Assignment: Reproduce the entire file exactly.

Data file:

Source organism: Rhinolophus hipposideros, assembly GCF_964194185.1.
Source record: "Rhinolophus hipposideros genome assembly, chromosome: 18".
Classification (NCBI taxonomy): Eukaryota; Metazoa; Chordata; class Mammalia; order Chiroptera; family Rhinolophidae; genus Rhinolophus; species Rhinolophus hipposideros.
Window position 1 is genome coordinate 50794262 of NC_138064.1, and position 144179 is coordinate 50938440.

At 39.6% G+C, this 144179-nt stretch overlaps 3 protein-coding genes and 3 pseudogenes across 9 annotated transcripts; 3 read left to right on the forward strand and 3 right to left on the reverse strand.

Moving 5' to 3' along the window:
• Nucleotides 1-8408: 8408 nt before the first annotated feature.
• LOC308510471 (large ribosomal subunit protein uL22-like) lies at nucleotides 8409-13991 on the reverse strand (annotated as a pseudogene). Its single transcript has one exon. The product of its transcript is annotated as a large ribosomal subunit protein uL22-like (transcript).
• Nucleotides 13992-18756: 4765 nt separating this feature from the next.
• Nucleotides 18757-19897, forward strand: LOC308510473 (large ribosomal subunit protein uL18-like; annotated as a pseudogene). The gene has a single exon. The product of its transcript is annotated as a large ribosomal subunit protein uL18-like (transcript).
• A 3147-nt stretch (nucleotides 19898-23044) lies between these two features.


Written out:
Source organism: Rhinolophus hipposideros, assembly GCF_964194185.1.
Source record: "Rhinolophus hipposideros genome assembly, chromosome: 18".
Classification (NCBI taxonomy): Eukaryota; Metazoa; Chordata; class Mammalia; order Chiroptera; family Rhinolophidae; genus Rhinolophus; species Rhinolophus hipposideros.
Window position 1 is genome coordinate 50794262 of NC_138064.1, and position 144179 is coordinate 50938440.

At 39.6% G+C, this 144179-nt stretch overlaps 3 protein-coding genes and 3 pseudogenes across 9 annotated transcripts; 3 read left to right on the forward strand and 3 right to left on the reverse strand.

Moving 5' to 3' along the window:
• Nucleotides 1-8408: 8408 nt before the first annotated feature.
• LOC308510471 (large ribosomal subunit protein uL22-like) lies at nucleotides 8409-13991 on the reverse strand (annotated as a pseudogene). Its single transcript has one exon. The product of its transcript is annotated as a large ribosomal subunit protein uL22-like (transcript).
• Nucleotides 13992-18756: 4765 nt separating this feature from the next.
• Nucleotides 18757-19897, forward strand: LOC308510473 (large ribosomal subunit protein uL18-like; annotated as a pseudogene). The gene has a single exon. The product of its transcript is annotated as a large ribosomal subunit protein uL18-like (transcript).
• A 3147-nt stretch (nucleotides 19898-23044) lies between these two features.